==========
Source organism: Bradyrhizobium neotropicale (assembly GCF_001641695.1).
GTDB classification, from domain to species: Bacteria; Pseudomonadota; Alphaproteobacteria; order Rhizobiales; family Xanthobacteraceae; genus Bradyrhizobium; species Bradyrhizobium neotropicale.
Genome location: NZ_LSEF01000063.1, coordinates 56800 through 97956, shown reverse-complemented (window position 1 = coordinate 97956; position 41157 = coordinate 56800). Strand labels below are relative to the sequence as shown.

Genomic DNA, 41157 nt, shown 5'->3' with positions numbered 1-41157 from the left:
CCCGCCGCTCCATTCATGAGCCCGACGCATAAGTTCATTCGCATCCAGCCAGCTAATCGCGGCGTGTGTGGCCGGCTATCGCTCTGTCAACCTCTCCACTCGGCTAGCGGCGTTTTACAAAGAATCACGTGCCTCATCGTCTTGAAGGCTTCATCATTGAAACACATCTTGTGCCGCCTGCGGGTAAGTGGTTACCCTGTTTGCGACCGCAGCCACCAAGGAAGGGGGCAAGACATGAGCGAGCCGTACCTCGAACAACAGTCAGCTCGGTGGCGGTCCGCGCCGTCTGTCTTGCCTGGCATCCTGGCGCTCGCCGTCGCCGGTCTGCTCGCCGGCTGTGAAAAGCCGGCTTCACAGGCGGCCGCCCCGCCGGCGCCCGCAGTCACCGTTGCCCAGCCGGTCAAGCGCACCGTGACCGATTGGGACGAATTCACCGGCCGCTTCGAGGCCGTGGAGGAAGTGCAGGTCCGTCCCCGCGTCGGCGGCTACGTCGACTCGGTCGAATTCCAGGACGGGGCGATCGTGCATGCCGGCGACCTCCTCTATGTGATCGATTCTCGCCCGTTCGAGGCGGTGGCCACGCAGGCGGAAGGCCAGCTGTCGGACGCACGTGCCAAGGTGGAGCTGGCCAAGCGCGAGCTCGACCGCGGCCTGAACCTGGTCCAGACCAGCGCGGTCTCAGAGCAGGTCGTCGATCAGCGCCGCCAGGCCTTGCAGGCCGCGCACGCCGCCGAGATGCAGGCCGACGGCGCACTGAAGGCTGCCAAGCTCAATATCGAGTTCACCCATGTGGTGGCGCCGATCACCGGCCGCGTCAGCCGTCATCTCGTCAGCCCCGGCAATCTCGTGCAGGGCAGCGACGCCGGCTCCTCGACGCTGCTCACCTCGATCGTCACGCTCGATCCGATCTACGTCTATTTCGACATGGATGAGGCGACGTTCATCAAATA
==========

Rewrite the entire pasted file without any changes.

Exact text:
Source organism: Bradyrhizobium neotropicale (assembly GCF_001641695.1).
GTDB classification, from domain to species: Bacteria; Pseudomonadota; Alphaproteobacteria; order Rhizobiales; family Xanthobacteraceae; genus Bradyrhizobium; species Bradyrhizobium neotropicale.
Genome location: NZ_LSEF01000063.1, coordinates 56800 through 97956, shown reverse-complemented (window position 1 = coordinate 97956; position 41157 = coordinate 56800). Strand labels below are relative to the sequence as shown.

Genomic DNA, 41157 nt, shown 5'->3' with positions numbered 1-41157 from the left:
CCCGCCGCTCCATTCATGAGCCCGACGCATAAGTTCATTCGCATCCAGCCAGCTAATCGCGGCGTGTGTGGCCGGCTATCGCTCTGTCAACCTCTCCACTCGGCTAGCGGCGTTTTACAAAGAATCACGTGCCTCATCGTCTTGAAGGCTTCATCATTGAAACACATCTTGTGCCGCCTGCGGGTAAGTGGTTACCCTGTTTGCGACCGCAGCCACCAAGGAAGGGGGCAAGACATGAGCGAGCCGTACCTCGAACAACAGTCAGCTCGGTGGCGGTCCGCGCCGTCTGTCTTGCCTGGCATCCTGGCGCTCGCCGTCGCCGGTCTGCTCGCCGGCTGTGAAAAGCCGGCTTCACAGGCGGCCGCCCCGCCGGCGCCCGCAGTCACCGTTGCCCAGCCGGTCAAGCGCACCGTGACCGATTGGGACGAATTCACCGGCCGCTTCGAGGCCGTGGAGGAAGTGCAGGTCCGTCCCCGCGTCGGCGGCTACGTCGACTCGGTCGAATTCCAGGACGGGGCGATCGTGCATGCCGGCGACCTCCTCTATGTGATCGATTCTCGCCCGTTCGAGGCGGTGGCCACGCAGGCGGAAGGCCAGCTGTCGGACGCACGTGCCAAGGTGGAGCTGGCCAAGCGCGAGCTCGACCGCGGCCTGAACCTGGTCCAGACCAGCGCGGTCTCAGAGCAGGTCGTCGATCAGCGCCGCCAGGCCTTGCAGGCCGCGCACGCCGCCGAGATGCAGGCCGACGGCGCACTGAAGGCTGCCAAGCTCAATATCGAGTTCACCCATGTGGTGGCGCCGATCACCGGCCGCGTCAGCCGTCATCTCGTCAGCCCCGGCAATCTCGTGCAGGGCAGCGACGCCGGCTCCTCGACGCTGCTCACCTCGATCGTCACGCTCGATCCGATCTACGTCTATTTCGACATGGATGAGGCGACGTTCATCAAATA